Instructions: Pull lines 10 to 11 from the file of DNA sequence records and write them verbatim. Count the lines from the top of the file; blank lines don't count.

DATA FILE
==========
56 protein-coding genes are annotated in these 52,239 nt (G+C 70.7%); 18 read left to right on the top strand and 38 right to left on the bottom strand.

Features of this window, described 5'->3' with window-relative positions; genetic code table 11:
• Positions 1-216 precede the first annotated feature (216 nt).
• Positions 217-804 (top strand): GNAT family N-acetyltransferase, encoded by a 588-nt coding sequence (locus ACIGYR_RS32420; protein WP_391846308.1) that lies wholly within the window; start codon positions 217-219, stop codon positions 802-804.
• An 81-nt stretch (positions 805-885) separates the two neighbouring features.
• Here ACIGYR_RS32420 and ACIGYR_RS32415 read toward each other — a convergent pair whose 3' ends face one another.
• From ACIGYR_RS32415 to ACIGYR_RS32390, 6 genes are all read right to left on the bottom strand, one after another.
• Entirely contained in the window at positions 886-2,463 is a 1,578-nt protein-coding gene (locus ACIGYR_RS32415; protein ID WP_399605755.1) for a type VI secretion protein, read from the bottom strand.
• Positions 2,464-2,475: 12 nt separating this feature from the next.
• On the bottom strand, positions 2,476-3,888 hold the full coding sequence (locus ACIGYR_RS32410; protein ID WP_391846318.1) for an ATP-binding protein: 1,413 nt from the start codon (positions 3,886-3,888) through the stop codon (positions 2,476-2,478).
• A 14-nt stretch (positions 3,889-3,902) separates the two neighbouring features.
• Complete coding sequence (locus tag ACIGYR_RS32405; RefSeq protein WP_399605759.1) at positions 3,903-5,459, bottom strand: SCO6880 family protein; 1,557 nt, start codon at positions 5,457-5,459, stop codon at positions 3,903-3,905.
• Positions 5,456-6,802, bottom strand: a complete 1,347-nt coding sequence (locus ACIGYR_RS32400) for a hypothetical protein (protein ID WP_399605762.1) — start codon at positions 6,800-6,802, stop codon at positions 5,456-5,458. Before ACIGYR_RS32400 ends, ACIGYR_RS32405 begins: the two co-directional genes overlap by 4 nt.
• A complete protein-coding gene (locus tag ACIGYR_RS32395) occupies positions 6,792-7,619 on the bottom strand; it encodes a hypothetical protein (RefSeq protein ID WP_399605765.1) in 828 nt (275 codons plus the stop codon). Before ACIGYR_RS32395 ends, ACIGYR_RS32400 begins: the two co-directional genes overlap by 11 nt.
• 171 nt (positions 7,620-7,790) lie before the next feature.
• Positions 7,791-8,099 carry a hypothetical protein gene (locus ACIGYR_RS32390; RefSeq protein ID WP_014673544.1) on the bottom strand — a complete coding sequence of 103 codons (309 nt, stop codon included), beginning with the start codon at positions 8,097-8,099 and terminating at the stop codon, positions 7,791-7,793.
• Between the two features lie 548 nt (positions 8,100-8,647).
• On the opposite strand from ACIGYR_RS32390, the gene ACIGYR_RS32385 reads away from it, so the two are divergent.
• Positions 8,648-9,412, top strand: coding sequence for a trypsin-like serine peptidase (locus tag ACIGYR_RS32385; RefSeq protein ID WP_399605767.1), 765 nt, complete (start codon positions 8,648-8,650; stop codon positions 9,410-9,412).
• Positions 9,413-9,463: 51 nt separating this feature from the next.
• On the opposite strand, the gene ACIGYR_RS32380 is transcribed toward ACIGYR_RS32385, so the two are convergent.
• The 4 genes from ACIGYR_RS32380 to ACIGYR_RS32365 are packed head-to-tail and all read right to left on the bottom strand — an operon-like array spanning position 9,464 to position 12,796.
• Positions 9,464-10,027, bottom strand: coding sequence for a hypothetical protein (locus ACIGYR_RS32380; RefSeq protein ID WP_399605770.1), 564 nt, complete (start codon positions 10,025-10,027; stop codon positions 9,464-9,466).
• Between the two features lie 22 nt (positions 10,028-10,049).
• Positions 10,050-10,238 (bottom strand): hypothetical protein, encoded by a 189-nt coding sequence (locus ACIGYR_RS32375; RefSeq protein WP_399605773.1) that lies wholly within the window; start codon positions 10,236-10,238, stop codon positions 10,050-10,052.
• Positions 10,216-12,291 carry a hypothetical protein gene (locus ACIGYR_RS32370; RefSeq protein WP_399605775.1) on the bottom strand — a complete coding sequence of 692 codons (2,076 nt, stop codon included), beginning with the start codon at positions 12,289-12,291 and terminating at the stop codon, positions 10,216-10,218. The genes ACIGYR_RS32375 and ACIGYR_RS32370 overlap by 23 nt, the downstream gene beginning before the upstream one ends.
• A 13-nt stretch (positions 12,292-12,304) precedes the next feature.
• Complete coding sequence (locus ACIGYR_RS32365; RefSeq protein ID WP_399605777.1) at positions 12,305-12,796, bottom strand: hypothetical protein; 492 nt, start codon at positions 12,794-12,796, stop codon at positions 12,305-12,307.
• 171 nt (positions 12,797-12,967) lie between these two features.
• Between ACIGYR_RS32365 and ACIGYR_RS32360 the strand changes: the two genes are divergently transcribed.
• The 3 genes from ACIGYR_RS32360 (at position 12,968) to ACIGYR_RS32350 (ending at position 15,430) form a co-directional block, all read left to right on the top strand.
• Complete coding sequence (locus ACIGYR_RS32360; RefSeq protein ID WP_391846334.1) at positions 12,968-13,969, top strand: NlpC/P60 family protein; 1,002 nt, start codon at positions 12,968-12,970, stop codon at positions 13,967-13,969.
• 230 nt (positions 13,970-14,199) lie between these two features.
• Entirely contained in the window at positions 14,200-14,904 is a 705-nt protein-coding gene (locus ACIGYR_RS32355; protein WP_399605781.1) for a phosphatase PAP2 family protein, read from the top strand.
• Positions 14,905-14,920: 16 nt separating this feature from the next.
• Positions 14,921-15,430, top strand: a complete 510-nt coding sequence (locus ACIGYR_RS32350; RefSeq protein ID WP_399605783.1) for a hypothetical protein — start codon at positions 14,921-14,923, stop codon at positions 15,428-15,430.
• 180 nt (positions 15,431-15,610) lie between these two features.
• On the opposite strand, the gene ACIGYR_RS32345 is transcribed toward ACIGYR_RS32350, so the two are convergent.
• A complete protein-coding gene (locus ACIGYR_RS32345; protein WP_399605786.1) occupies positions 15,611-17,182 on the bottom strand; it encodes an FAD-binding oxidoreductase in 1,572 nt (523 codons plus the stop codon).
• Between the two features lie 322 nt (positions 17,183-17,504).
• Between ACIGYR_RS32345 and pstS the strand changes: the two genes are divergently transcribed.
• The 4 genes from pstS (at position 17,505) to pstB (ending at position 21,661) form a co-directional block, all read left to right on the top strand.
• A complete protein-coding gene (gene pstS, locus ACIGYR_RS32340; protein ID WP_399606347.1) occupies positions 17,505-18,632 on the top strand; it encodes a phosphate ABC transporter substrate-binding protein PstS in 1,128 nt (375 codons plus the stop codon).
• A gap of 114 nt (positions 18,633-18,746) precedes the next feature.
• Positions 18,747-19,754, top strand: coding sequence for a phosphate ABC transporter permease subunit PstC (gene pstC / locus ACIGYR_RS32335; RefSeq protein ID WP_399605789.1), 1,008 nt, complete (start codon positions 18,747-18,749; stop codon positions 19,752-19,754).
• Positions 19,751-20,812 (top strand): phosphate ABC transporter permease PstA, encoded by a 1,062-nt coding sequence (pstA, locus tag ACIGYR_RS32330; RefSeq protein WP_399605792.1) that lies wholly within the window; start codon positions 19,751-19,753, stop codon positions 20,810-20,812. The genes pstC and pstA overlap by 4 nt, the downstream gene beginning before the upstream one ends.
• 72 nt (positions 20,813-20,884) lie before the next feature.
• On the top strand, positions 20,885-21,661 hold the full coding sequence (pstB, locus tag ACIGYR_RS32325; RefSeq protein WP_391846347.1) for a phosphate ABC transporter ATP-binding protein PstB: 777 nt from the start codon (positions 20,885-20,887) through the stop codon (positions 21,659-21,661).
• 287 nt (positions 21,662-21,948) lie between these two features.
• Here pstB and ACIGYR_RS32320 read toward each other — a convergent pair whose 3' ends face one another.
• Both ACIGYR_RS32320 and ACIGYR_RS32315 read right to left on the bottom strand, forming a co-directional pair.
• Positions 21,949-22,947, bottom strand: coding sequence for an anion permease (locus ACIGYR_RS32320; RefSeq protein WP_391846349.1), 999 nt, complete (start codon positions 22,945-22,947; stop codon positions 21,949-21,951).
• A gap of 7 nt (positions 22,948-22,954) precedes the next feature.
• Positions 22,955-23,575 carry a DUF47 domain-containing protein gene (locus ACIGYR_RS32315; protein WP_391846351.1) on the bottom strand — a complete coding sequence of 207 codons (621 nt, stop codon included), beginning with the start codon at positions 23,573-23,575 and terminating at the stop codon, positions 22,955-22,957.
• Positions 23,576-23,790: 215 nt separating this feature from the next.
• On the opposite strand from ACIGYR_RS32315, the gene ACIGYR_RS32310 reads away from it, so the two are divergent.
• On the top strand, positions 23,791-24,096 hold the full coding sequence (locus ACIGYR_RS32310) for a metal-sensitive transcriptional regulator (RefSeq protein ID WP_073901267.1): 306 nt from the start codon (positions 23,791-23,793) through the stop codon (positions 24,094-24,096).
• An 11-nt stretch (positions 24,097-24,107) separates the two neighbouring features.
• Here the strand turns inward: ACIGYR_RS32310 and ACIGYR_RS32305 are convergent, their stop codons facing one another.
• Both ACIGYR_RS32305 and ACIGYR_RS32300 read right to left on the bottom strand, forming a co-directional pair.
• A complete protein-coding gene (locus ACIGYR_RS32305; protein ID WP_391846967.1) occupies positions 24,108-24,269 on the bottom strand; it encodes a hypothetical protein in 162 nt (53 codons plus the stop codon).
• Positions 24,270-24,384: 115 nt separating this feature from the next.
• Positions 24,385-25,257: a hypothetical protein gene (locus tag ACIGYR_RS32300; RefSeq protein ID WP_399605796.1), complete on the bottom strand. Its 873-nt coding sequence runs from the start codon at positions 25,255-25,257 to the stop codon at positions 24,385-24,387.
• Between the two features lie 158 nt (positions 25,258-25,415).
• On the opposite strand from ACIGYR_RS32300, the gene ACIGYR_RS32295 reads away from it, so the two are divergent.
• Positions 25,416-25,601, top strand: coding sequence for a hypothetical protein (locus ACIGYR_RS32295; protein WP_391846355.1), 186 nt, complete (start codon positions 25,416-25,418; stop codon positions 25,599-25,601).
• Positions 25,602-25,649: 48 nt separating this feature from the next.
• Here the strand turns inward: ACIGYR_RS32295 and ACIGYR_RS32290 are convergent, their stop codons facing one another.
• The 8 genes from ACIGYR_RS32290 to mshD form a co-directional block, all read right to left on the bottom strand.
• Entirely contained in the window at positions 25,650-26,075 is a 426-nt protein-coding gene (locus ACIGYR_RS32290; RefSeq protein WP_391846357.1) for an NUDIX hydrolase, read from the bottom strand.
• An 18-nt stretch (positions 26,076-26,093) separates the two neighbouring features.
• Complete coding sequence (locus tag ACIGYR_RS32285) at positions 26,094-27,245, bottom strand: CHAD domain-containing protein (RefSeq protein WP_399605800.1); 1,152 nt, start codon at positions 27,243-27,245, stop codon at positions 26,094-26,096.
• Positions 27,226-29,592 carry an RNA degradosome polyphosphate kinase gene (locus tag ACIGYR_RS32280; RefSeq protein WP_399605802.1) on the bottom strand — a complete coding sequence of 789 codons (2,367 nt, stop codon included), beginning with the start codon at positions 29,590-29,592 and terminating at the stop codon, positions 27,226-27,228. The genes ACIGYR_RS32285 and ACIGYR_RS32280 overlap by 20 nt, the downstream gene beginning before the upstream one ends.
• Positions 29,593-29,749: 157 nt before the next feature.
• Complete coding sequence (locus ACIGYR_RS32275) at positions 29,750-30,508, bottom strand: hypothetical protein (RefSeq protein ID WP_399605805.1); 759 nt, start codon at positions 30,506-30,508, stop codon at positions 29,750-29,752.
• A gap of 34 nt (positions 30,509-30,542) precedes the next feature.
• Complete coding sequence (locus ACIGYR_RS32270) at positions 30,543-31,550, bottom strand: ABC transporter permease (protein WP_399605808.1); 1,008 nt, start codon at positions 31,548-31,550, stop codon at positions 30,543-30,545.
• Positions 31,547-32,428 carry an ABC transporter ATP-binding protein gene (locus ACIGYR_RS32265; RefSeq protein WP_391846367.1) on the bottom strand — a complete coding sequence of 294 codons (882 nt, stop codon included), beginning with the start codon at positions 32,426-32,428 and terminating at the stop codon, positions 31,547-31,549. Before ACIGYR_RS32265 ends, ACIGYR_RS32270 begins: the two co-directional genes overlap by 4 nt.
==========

• On the bottom strand, positions 2,476-3,888 hold the full coding sequence (locus ACIGYR_RS32410; protein ID WP_391846318.1) for an ATP-binding protein: 1,413 nt from the start codon (positions 3,886-3,888) through the stop codon (positions 2,476-2,478).
• A 14-nt stretch (positions 3,889-3,902) separates the two neighbouring features.